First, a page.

The Benz or the Nissan? CRA won't just take your word on which car you use for work
If you’re an employee who uses your car for work, you may be able to deduct some of your automobile expenses on your tax return, but you must meet certain conditions. First, you must normally be required to work away from your employer’s place of business or in different places. Second, under your contract of employment, you must be required to pay your own automobile expenses and this must be certified by your employer on a signed copy of Canada Revenue Agency’s Form T2200, Declaration of Conditions of Employment. Finally, to claim vehicle expenses, you must not be the recipient of a “non-taxable” allowance for motor vehicle expenses.
If your employer does reimburse you but you feel that the amount you are reimbursed was not reasonable to cover your actual operating costs of your vehicle, you can deduct the “work” portion of your actual vehicle operating expenses provided any employer vehicle allowance paid to you is included in your income. To justify your motor vehicle expense claim, it’s important to keep good records of the kilometres driven for work versus those driven for personal use. This becomes especially important if you have two or more vehicles and you don’t always drive the same vehicle for work.
A recent tax case, decided earlier this year, shows the importance of keeping good records where multiple vehicles are concerned. The case involved an Alberta employee whose employer was in the business of selling point-of-sale business devices, such as credit card readers. The taxpayer’s job was to market these devices within southern Alberta.
The taxpayer was reassessed for his 2014 and 2015 tax years in which the CRA disallowed employment expenses relating to his use of a 2011 Mercedes Benz automobile. He was also denied a claim for employment expenses related to remuneration he claimed he paid to telemarketers he had hired.
The taxpayer and his wife, between them, owned three cars: a 2001 Toyota, a 2001 Nissan and the Benz, which he acquired in June 2014. His wife was employed as a nurse who worked shifts at a hospital and she drove one of their vehicles from their home to the hospital and back, each trip being a 30 to 40 minute drive.
The taxpayer testified that he primarily drove the Toyota until their mid-2014 acquisition of the Benz, which the taxpayer said was acquired primarily for his use “to look prosperous when making business visits.” While his spouse did “sometimes” drive the Benz, she primarily drove the Nissan.
The CRA had already allowed the taxpayer to deduct automobile expenses of $6,262 (2014) and $4,466 (2015) for his operation of the Nissan. He was attempting to claim additional vehicle expenses relating to the Benz of $11,000 for 2014 and $10,000 for 2015.
The court noted that on the vehicle insurance documentation filed as exhibits, it showed his wife as the principal driver of the Benz and the taxpayer as the principal driver of the Nissan. The taxpayer called this “mistaken,” and said that he, in fact, was the primary driver of the Benz while his spouse mainly drove the Nissan. When asked by the judge whether his wife ever drove the Benz back and forth for her hospital work, even on winter nights, he said no “because of concern the Benz would get dinged in the hospital parking lot.”
While the taxpayer did submit in evidence T2200 forms signed by his employer for each tax year authorizing his use of a vehicle for work, the taxpayer was unable to produce any mileage log in support of his motor vehicle expense claims. He claimed that while he had maintained one, he electronically submitted it to his employer for work purposes each month and, “apparently had not kept a copy, and subsequently could not obtain the mileage log back from his employer.” While the log would have shown monthly mileage, it would not have shown which of the couple’s cars he had used for work. The taxpayer was also unable to provide any listing of clients or referral partners and their locations that he had visited in the course of carrying out his employment duties.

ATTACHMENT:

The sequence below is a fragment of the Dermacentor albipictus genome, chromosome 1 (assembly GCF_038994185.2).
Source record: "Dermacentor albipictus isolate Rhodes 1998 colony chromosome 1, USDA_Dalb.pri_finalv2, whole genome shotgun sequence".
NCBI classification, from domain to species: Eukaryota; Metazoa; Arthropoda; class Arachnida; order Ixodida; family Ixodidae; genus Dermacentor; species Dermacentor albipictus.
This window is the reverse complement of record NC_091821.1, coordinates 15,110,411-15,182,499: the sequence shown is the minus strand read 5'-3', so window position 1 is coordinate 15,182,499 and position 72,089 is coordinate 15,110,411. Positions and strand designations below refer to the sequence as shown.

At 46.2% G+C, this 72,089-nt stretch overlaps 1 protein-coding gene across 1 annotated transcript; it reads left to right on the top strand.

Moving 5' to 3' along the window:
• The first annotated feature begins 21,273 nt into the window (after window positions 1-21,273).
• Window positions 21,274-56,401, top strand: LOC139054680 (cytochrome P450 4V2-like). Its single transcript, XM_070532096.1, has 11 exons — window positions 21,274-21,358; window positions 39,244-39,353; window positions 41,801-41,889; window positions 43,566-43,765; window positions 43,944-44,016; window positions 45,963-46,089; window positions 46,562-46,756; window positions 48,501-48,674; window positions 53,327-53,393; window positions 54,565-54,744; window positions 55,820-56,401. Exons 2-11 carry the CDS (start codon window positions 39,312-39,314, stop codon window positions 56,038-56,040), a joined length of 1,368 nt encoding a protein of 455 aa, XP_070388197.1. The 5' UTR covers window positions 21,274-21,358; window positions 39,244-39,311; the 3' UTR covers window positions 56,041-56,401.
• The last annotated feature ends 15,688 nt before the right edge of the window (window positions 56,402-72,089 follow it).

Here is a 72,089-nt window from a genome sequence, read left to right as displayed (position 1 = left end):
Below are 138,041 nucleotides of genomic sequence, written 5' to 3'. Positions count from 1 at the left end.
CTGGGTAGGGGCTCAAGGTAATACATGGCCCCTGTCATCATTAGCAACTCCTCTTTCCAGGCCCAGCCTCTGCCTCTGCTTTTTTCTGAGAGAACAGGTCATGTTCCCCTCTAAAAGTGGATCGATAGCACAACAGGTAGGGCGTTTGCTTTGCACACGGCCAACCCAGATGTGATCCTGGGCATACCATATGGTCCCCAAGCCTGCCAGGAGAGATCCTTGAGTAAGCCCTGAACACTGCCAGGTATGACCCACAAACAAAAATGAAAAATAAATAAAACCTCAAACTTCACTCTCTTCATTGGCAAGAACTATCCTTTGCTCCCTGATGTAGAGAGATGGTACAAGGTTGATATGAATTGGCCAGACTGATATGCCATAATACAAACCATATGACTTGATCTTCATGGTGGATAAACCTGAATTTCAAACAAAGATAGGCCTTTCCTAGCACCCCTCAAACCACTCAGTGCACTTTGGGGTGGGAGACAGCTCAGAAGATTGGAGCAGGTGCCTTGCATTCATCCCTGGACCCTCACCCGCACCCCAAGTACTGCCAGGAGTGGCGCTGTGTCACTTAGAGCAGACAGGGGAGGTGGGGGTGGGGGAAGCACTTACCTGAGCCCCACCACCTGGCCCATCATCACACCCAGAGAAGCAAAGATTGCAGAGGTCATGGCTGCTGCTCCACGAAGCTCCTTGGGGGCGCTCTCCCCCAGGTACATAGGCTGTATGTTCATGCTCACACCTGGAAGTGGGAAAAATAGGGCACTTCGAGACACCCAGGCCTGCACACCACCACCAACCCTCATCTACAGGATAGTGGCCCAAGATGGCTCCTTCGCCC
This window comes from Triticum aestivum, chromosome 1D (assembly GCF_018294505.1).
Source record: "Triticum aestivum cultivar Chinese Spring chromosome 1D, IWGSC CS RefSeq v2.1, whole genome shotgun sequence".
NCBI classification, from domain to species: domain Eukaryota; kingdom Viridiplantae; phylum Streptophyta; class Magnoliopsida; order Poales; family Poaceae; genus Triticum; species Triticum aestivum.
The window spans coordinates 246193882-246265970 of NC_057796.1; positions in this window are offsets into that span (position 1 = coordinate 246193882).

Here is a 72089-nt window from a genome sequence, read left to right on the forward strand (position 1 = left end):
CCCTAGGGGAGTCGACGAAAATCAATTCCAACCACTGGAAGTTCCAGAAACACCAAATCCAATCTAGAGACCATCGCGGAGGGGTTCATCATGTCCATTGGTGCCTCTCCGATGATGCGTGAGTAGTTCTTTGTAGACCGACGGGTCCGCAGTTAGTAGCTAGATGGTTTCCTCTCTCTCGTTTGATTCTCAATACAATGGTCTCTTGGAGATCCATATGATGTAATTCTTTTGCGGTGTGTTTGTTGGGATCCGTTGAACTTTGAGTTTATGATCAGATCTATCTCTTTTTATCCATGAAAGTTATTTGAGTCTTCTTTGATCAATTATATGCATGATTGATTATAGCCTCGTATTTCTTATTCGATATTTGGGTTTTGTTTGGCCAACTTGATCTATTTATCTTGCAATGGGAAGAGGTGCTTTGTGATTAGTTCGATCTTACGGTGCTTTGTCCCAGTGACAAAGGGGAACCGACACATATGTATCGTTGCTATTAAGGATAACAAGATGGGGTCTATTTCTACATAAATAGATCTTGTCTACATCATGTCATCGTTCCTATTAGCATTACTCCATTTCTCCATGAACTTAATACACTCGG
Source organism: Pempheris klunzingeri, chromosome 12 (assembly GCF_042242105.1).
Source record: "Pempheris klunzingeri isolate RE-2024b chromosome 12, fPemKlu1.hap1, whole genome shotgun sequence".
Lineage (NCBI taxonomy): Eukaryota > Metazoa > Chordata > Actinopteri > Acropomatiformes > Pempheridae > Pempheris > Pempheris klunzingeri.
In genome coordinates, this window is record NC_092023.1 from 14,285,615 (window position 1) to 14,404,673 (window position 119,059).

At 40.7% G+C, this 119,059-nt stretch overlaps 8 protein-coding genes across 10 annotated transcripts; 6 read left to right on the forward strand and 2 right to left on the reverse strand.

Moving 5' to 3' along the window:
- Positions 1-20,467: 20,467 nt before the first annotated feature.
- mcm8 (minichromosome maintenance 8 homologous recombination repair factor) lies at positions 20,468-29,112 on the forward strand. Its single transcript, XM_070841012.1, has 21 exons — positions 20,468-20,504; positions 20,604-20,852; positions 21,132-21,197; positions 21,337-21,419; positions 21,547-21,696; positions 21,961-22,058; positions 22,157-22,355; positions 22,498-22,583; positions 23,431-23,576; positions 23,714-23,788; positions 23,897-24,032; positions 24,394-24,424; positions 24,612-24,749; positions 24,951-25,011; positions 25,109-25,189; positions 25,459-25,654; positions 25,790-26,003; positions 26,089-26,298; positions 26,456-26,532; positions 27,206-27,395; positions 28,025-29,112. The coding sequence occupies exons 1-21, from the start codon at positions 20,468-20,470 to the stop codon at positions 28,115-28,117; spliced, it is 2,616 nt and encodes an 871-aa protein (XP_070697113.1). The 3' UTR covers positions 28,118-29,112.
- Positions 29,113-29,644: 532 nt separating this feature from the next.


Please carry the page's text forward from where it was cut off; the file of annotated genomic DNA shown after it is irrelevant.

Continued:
The judge found that the taxpayer’s evidence was “insufficiently detailed and was non-comprehensive, including particularly as to documentation,” to allow his claim for vehicle expenses relating to the Benz. “There remains an unfortunate dearth of contemporaneous records evidencing distances and destinations of employment-related driving as opposed to other driving…. In short, (the taxpayer) has not provided an adequate evidentiary basis to support a determination as to any particular amount of expenses that could be allowed in respect of operation of the … Benz in conjunction with his employment work.”
The second issue the CRA had with the taxpayer’s employment expenses related to amounts the taxpayer claimed he paid to “telemarketers” to assist him in contacting potential clients and referral entities by phone. He testified that, from time to time throughout the year, he would hire a few people, including his 17-year-old babysitter, to come to his home each day and make a series of calls to enhance his overall sales efforts. The taxpayer tended to pay them mostly with Walmart $100 gift cards, because, in his view, “these young persons … might tend to wastefully spend actual currency paid to them.”
No payroll documentation was put in evidence nor were any receipts or invoices submitted to back up such expenses. Furthermore, the two signed Form T2200s from his employer each stipulated that his contract of employment “did not require him or her to … employ a substitute or assistant.”
The judge felt that there was “a serious lack of probative evidence as to how much they were paid, who was paid, and when” and therefore denied the telemarketer expenses.